"Solitary Man" contains excellent performances all around, including and especially by Douglas, who comes off so convincingly as the slick, smarmy, smooth-talker with a sexual addiction that proves to be his downfall on more than one occasion. As the wife, Sarandon is warm, considerate, understanding and above all sexy – begging the question why Douglas' character would leave her in the first place (but also pointing out how seriously flipped – out he is). DeVito comes off as a genuinely caring mensch and his character is given perhaps the best speech in the entire movie. If there are any reservations I had about the movie, it would be that some of the exposition is delivered in a way that's a bit too on-the-nose; somewhat surprising, given the many successful movies this screenwriting team has developed over the years.
Although I would definitely give this movie a strong recommendation, it is with an equally strong caveat attached. At its heart, I suppose you could say that this movie is ultimately about redemption – albeit a half – hearted and uncertain one, with an ambiguous ending that requires the viewer to draw one's own conclusion about how the character of Ben eventually turns out. Douglas' character is mostly an unsympathetic and unlikeable scumbag – not necessarily good qualities for your protagonist, but it nevertheless makes him both compelling and fascinating as you stand by and watch the guy enact a meltdown of immense proportions. As a result, such a character can turn off quite a few folks as this "hero" isn't particularly "heroic" in most of the film. I loved Scorsese's "Raging Bull" for many of the same reasons I enjoyed this movie; there are many similarities between Jake LaMotta and Ben in terms of their self – destructive nature. However, as great as "Raging Bull" was, I do know people who either chose not to see it or did see it, but disliked it; in either case, their reason was the same – they didn't care for the idea of watching a movie where the main character was so despicable that they weren't able to root for him. Despite all of the positive comments I made about this flick, you may want to keep that in mind if you're considering seeing "Solitary Man". Although this has a handful of name stars in its cast, this is a small, independent movie and as such may not wind up getting much in the way of advertisement or a wide distribution; so, if it doesn't find its way to a movie theater in your area, then definitely keep an eye out for it either on cable TV or as a DVD rental/download.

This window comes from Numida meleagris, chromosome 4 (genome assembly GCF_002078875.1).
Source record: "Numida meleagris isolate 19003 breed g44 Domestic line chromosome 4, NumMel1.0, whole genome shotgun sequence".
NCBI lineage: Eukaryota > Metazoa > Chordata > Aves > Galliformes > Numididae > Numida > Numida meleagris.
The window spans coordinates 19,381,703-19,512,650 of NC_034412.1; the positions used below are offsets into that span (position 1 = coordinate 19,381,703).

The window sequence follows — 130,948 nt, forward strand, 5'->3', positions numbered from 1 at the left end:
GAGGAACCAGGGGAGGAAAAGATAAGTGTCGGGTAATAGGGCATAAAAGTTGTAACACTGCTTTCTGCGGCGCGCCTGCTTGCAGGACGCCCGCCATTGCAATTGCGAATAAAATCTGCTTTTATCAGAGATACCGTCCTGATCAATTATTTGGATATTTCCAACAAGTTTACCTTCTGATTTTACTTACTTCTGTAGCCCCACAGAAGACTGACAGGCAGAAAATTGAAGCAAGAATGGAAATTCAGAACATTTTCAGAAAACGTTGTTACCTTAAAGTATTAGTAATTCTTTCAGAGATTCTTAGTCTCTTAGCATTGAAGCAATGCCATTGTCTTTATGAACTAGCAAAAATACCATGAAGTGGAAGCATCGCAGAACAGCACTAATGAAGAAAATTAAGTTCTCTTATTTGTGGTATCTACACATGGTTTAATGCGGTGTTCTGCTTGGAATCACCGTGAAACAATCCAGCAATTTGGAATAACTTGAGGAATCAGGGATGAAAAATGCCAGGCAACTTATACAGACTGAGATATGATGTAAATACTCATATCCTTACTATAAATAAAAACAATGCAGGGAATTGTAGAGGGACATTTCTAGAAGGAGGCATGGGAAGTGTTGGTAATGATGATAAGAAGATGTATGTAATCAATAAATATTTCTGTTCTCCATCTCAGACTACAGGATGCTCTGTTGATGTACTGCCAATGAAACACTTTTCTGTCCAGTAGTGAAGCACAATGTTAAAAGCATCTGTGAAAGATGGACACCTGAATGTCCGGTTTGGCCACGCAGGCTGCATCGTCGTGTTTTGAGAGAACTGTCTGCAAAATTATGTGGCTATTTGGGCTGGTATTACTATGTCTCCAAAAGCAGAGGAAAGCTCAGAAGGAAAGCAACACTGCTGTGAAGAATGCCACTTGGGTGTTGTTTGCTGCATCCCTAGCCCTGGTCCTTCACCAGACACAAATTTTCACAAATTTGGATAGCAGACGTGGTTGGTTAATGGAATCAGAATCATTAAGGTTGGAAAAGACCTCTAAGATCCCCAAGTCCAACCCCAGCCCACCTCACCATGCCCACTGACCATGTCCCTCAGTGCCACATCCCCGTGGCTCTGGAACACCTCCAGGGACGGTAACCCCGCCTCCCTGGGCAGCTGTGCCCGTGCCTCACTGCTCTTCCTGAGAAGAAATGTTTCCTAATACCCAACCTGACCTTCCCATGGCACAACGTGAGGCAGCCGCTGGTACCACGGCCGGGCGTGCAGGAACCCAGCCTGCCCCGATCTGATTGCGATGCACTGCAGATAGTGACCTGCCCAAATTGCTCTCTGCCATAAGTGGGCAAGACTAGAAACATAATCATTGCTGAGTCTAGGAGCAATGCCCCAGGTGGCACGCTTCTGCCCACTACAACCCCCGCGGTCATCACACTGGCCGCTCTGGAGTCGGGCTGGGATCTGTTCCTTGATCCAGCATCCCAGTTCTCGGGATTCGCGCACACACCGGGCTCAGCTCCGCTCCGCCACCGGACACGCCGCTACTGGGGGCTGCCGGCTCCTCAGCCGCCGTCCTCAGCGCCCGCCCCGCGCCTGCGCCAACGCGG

After the screening, there was an interview with the screenwriters, Brian Koppelman & David Levien, who (unusually) also collaborated on directing the movie as well. These guys have quite an impressive track record – they've written screenplays for "Rounders" (which I did not see, but about which I've heard many good things), "Knockaround Guys" (which I did see and think it's a fun movie – another one I'll recommend, if you've never had the chance) and one of their bigger hits, "Oceans 13". After one screening, they said someone commented about Douglas' character, "This guy is so bad that he makes Gordon Gekko look like Mahatma Gandhi!". In working with Douglas on the movie, one of the writers said that Douglas told them he was able to play the character of Ben because he was able to find something likeable about him – he figured that because of the good people he had surrounded himself with (his ex-wife, his daughter, his friend Jimmy), Ben himself also must have been a good person at some point in his life, too, but somehow success got him all turned around in the wrong direction. The writers also spoke at great length about their background; meeting as teenagers in high school while growing up in Long Island, they started collaborating on screenplays together before going off to college. After college, they kept in touch throughout the years as one moved to Hollywood to become an assistant to a literary agent and the other remained in New York to pursue a career in the music business (eventually going on to work with Tracy Chapman). When they later reunited in New York, they resumed their screenwriting collaboration and wound up selling their first screenplay while still in their late 20's.